Ball Settlers in Canada in the 18th Century
- William Ball was a fisherman of St. John's or Petty Harbour, Newfoundland in 1740
- Richard Ball was a J.P. of the Ferryland District, Newfoundland in 1750
- Mary Ball, who landed in Halifax, Nova Scotia in 1778
- Private Jacob Ball U.E (b. 1764) born in New Fane, Vermont, USA from Vermont, USA who settled in Sutton, Brome-Missisquoi Regional County, Quebec c. 1783 part of the Queen's Loyal Rangers, 4th Company with Captain Justus Sherwood's Company, he married Elizabeth H. Stone in 1785 the had 5 children, he died in 1831 in Knowlton, Quebec
- Mrs. Elizabeth Ball, (née Stone) (b. 1771) who settled in Sutton, Brome-Missisquoi Regional County, Quebec c. 1783 she married Private Jacob Ball in 1785, died in 1865
Ball Settlers in Canada in the 19th Century
- George Ball was a planter of Cuckold's Cove, Newfoundland in 1824
- Edward Ball, aged 30, a labourer, arrived in Saint John, New Brunswick in 1834 aboard the ship "Edwin" from Dublin, Ireland
- Henry Ball from County Waterford, Ireland, was married in St. John's, Newfoundland in 1838
- Stephen H Ball, who arrived in Canada in 1841
- Abraham Ball was a fisherman of Reccontre in 1850. There is a Ball Island and Captain Ball Rock in Newfoundland
Ball Settlers in Australia in the 19th Century
- George Jennings Ball, English convict from Southampton, who was transported aboard the "Albion" on September 21, 1826, settling in New South Wales, Australia
- James Ball, English convict from Northampton, who was transported aboard the "Andromeda" on November 13, 1832, settling in New South Wales, Australia
- Thomas Ball arrived in Adelaide, Australia aboard the ship "lady Emma" in 1837
- Elizabeth Ball arrived in Adelaide, Australia aboard the ship "lady Emma" in 1837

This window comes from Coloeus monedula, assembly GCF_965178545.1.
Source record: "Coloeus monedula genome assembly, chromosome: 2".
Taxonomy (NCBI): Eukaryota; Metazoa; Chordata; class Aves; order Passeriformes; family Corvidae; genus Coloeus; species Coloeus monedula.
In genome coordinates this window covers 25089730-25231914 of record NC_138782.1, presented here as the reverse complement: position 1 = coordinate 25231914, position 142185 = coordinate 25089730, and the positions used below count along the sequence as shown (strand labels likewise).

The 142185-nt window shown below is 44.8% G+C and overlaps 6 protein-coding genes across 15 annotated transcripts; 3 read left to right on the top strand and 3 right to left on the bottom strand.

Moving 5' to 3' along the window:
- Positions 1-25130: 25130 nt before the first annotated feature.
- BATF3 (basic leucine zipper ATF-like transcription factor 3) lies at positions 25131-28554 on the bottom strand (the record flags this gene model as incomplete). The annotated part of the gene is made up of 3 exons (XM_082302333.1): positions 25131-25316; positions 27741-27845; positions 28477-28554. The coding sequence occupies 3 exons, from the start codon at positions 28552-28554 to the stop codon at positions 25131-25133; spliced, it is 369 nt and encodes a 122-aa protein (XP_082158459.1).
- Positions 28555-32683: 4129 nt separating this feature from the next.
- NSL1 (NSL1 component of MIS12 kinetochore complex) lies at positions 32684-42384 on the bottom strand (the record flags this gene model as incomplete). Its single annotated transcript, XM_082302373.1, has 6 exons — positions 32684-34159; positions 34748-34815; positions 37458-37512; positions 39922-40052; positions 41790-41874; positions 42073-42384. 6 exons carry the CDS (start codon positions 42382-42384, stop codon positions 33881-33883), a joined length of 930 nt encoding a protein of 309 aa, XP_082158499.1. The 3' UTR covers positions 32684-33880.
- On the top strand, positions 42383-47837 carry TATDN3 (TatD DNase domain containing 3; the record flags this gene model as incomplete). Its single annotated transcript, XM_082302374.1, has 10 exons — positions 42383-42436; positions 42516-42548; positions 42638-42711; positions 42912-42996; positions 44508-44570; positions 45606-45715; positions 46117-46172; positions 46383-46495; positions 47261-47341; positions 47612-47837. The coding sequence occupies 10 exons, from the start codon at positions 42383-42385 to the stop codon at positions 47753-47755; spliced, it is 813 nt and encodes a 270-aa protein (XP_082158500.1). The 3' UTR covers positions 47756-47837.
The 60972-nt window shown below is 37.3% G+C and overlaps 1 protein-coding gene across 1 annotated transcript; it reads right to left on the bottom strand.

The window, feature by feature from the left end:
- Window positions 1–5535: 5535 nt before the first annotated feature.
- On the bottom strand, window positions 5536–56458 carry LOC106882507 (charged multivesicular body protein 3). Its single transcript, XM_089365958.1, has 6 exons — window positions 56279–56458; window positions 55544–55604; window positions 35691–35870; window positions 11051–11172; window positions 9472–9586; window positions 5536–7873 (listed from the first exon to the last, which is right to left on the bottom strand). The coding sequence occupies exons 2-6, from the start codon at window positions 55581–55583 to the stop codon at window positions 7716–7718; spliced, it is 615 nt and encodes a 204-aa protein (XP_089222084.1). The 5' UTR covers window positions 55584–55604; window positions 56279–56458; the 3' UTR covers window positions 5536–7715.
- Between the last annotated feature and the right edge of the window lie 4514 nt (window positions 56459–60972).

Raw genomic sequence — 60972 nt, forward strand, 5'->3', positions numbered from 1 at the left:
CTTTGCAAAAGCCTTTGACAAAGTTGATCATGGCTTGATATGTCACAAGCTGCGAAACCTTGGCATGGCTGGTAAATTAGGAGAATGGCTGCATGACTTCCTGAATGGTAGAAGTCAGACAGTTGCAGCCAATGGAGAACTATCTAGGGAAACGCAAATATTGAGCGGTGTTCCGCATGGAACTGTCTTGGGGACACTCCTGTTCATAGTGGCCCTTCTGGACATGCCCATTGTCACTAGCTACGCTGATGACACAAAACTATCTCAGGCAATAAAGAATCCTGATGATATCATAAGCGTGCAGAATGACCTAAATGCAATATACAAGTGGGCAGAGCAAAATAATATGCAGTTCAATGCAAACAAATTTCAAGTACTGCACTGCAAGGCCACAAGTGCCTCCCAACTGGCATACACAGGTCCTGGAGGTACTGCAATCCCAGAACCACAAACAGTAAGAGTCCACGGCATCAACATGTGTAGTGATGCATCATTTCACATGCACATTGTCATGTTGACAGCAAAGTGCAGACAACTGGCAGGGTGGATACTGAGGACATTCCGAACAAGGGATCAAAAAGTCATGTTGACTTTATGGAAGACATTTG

- Amos Ball arrived in Adelaide, Australia aboard the ship "lady Emma" in 1837
Ball Settlers in New Zealand in the 19th Century
- Alfred Ball landed in Wellington, New Zealand in 1840
- Richard Ball landed in Wellington & Wanganui, New Zealand in 1841
- Thomas T Ball landed in Wanganui, New Zealand in 1843
- Phillip Ball, aged 40, arrived in Wellington, New Zealand aboard the ship "Seringapatam" in 1856
- Elizabeth Ball, aged 36, arrived in Wellington, New Zealand aboard the ship "Seringapatam" in 1856
- William Sherman Ball (1871-1935), American Republican politician, Delegate to Republican National Convention from Kentucky, 1920; U.S. Attorney for the Western District of Kentucky, 1922-27
- William Hazen Ball (1858-1922), American Republican politician, Member of Michigan State House of Representatives from Berrien County 2nd District, 1909-12
- William Lee Ball (1781-1824), American Democrat politician, Member of Virginia State Legislature; U.S. Representative from Virginia, 1817-24
- William Floyd Ball, American Republican politician, Member of Kentucky State House of Representatives 84th District, 1942-43; Alternate Delegate to Republican National Convention from Kentucky, 1944
- William Ball, American politician, Mayor of Fremont, California, 1989-94; Defeated, 1994
- William Ball (b. 1830), American Republican politician, Supervisor of Hamburg Township, Michigan, 1863-65; Member of Michigan State House of Representatives, 1865-68, 1881-82
- Wilbur F. Ball, American politician, Mayor of Fargo, North Dakota, 1890-92, 1894-96
- Wilard L. Ball, American Republican politician, Delegate to Republican National Convention from Colorado, 1964
- Walter Ball, American Republican politician, Alternate Delegate to Republican National Convention from Indiana, 1936